May 17, 2013
Starting this coming Monday, I will be taking part in a three-month body fat loss contest with some of my coworkers. Since I’m still trying to lose the extra 5 or so pounds I added over the holidays (that would be the late November through early January holidays), it seemed like a perfect time for a little extra motivation.
The initial and final weight and body fat measurements will be done using hydrostatic weighing (aka underwater weighing), which is one of the most accurate methods of measurement. We have a lot of very fit people at my company, so it should be an interesting contest.
My food plan for the summer is to really focus on nutrient-dense food, avoiding empty calories as much as possible, and making sure I have a good balance of protein, fat, and carbohydrates (unrefined grains and fruits and vegetables). And summer seems like the ideal time for that with such a variety of fresh produce available. I still plan to eat out and have fun once a week, but definitely have a lot of room for improvement for the other 20 meals a week.
In terms of exercise, I’ve had some trouble with tendonitis in my knee and some lower back pain, so my goals are to work on strength training (especially my physical therapy exercises for my abs to help take stress off my back), and slowly increase my cardio workouts so I can avoid any overuse issues. I also plan to vary the type of cardio I do to minimize this type of risk as well.
I’m a bit nervous to see what my starting percentage of body fat is, as I know without a doubt that it’s increased since I last had it ‘officially’ measured nearly 20 years ago. While my BMI is in the normal range (on a scale of underweight/normal/overweight/obese), judging by the values I see from my body fat measurement scale at home, I fear I may actually end up categorized as obese in terms of body fat. Which really speaks to how a person’s weight measurement really doesn’t tell you much about the quality of that weight in terms of lean body mass or fat.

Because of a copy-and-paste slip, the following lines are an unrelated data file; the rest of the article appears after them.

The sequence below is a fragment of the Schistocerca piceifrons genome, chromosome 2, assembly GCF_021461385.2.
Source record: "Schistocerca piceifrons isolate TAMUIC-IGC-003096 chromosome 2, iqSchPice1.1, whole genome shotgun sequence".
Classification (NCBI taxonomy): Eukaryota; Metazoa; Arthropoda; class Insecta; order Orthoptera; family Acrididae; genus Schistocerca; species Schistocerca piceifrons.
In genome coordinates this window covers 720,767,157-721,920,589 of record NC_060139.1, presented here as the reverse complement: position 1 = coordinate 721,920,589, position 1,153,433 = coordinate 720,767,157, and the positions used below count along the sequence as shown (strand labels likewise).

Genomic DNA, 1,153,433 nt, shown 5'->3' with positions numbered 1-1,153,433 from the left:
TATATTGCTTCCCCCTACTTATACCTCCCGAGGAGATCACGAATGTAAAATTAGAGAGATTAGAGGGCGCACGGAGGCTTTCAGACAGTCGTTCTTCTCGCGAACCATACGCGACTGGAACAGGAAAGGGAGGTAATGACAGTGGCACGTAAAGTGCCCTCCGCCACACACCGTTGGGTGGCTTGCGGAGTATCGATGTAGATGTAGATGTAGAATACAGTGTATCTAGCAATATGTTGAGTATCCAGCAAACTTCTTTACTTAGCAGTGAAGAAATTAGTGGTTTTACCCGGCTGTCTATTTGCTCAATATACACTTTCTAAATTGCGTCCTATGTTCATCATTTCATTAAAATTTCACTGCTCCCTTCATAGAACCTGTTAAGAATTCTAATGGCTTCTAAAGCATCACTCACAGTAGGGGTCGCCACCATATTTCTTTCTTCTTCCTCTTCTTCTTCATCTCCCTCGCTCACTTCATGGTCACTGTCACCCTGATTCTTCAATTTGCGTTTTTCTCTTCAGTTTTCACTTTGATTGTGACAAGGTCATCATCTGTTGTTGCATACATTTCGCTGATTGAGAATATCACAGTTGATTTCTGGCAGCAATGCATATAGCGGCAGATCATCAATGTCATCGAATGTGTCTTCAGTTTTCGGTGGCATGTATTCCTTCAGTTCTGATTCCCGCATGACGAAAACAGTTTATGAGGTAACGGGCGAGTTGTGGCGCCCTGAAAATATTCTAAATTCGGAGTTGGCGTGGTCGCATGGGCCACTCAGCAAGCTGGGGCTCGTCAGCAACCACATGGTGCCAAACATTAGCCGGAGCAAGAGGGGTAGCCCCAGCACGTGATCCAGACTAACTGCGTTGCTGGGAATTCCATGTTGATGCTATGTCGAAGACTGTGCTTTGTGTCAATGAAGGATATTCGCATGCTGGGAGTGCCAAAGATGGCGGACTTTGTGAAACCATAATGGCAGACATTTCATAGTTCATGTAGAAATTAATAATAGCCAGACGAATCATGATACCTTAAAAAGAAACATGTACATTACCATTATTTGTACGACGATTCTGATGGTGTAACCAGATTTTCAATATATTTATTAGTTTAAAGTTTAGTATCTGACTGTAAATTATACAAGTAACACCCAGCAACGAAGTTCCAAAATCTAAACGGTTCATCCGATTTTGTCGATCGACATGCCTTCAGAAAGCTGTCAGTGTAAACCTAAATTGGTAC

So we’ll see – I’ll post my starting and ending percentage body fat, and do a few posts during the summer as to how things have been going. I’m excited to get started!
I’ve been negligent in terms of cooking over the past couple weeks, as I’ve been very indulgent of my new obsession with acrylic painting. Last weekend I determined it was necessary to add summer, fall, and winter versions of the Spring Aspens painting I did at Whimsy Paint and Sip in Erie, CO, so I really had nothing shareable in the food arena.
This weekend I thought I would finally try to make sorbet in the ice cream maker I got late last year. (Up until now I had only made some semi-successful dairy-related attempts with it.) Mangos came to mind, but I wanted to use something else in addition, so I went with pineapple, figuring that was a nice tropical combination.
My research into sorbet turned up a lot of recipes that used some sort of sugar/fruit syrup, but I didn’t plan to use a lot of sweetener since mango and pineapple are already pretty sweet, and wasn’t really in the mood for cooking down a syrup. So I just went with puréed fruit. Most of the recipes I saw, even for pineapple sorbet, used a cup or so of sugar, but I ended up just adding 1/4 cup of erythritol, and even used a little more lemon juice than most recipes called for.
I put the mix into my ice cream maker, and waited to see how it would turn out. Traditionally, sorbet has a small bit of alcohol added, which prevents it from freezing into a block of fruit ice when stored. But I made this without any alcohol – I already wasn’t following the sugar/fruit syrup convention, so I wasn’t going to stand on ceremony at this point.
The ice cream maker determined that my sorbet was finished before it got too terribly solid and frozen (I figured once the sorbet froze in place, leaving it in there wasn’t going to have much (or any) effect). So it was a tad more like soft serve sorbet (that sounds legitimate, doesn’t it?) than traditional sorbet, but it still tasted awesome.
Soft Serve Mango Pineapple Sorbet
makes 4-6 servings
3 cups fresh pineapple chunks
3 cups fresh mango chunks
2-3 Tbsp lemon juice
1/4 cup erythritol (or sugar)
Purée the pineapple and mango in a food processor until completely liquidy. Add the erythritol or sugar and 2 Tbsp of the lemon juice, and process again. Taste and add additional lemon juice if desired. Then follow the directions for your ice cream maker. The process took about 15 minutes in mine.
Note: If you don’t have an ice cream maker, you can use this recipe to make granita instead. Pour the mixture into a container like a metal baking pan, then freeze for 20 minutes, use a fork to break up the ice crystals and move the frozen parts into the center of the pan, and repeat this process for about an hour and a half.